Ex votos: Now and Then

ΕΝ/ΕΛΛ Ancient Greek ex-votos to please the deity and ask for a favor (left) and contemporary Greek ex-votos to thank God and ask for a favor (right). The persons depicted in the first series are 6th century BC ceramic makers of Corinth offering sacrifice to their city patron Poseidon, while the modern ex-votos refer to an eventual ailment the worshipper prays to deity to cure or has been already cured and the tablet serves as a „thank you note“.

More on the complexity and continuity of Greek art and culture during our curated/100% customized „thematic worshop & Greece trip“ programmes for tiny groups in English or German:


Τα σημεία επαφής μεταξυ της αρχαίας και σύγχρονης Ελλάδας αναδεκνύουμε και παραδίδουμε προς επεξεργασία στην φαντασία των συμμετεχόντων στα εργαστηρια μας με θεμα „Κόσμημα“ το προσεχές καλοκαίρι στην Ελλάδα.

Για τους ενδιαφερόμενους να συμμετάσχουν στη διεθνή έκθεση κοσμήματος Σιεράντ με την ομάδα μας, αλλά φοβούνται ότι οι δυνάμεις και οι γνώσεις τους δεν το επιτρέπουν, τα εργαστήρια είναι ένας είδος προετοιμασίας και προεπιλογής για την ομάδα *Ατελιέ Μύθοι* που δίνει τη δυνατότητα σε 4 νέους δημιουργούς ή όχι ιδιαίτερα έμπειρους σχεδιαστές να πειραματιστούν με πραγματικούς όρους διεθνους έκθεσης κι ενδεχομένως να συμμετάσχουν σε αυτήν.

Για τους όρους συμμετοχής παρακαλώ γράψτε σε loukiarichards@gmx.de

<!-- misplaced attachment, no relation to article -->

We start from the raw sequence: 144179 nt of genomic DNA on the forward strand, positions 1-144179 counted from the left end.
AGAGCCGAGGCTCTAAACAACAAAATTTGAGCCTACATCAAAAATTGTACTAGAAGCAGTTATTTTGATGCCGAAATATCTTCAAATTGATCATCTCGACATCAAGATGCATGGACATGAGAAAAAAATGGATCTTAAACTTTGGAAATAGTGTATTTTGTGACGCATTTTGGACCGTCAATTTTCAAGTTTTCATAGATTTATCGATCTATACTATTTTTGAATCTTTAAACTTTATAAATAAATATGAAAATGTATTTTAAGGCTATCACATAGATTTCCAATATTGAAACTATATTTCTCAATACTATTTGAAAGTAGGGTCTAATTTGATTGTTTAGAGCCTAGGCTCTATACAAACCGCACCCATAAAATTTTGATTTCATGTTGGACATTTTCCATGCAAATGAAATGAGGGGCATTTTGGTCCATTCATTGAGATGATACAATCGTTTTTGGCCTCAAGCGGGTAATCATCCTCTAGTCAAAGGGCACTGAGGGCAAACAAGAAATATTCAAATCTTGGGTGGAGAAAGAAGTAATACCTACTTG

SnapShot 2016-05-24 um 13.09.04

Madonna with child undressed

During the Great Panathenaia festival (around August 15th) Athena’s wooden effigy was enwrapped in a lengthy veil woven by girls of aristocratic origin. A procession, depicted in the reliefs of Parthenon frieze, brought the ‚peplos/veil‘ to the Acropolis of Athens. This is a fact we all know.

Imagine my surprise today, when I enter a 17th century Catholic church and see two wooden effigies waiting to be dressed:
Madonna and child are staring at me – fragile and humane in their „underwear“.

Maria and child stand on a podium with beautiful flowers by their feet. A catalogue attached to the chapel’s iron gate shows impressive garments in gold, yellow, green or blue Maria wears on various occasions. Tiny golden crowns are also reserved for her and baby Jesus.
The iron gate of the chapel is decorated with white garlands. It looks like a girl’s room in her early teens.

I am impressed.
It feels like ‚making contact‘ with the ancient litany heading to the Acropolis hundreds of years ago.

Why do we dress divinity?
To make it appear strong and adorable or rather ordinary and vulnerable?

Sint Andries Church, Antwerpen, May 2011.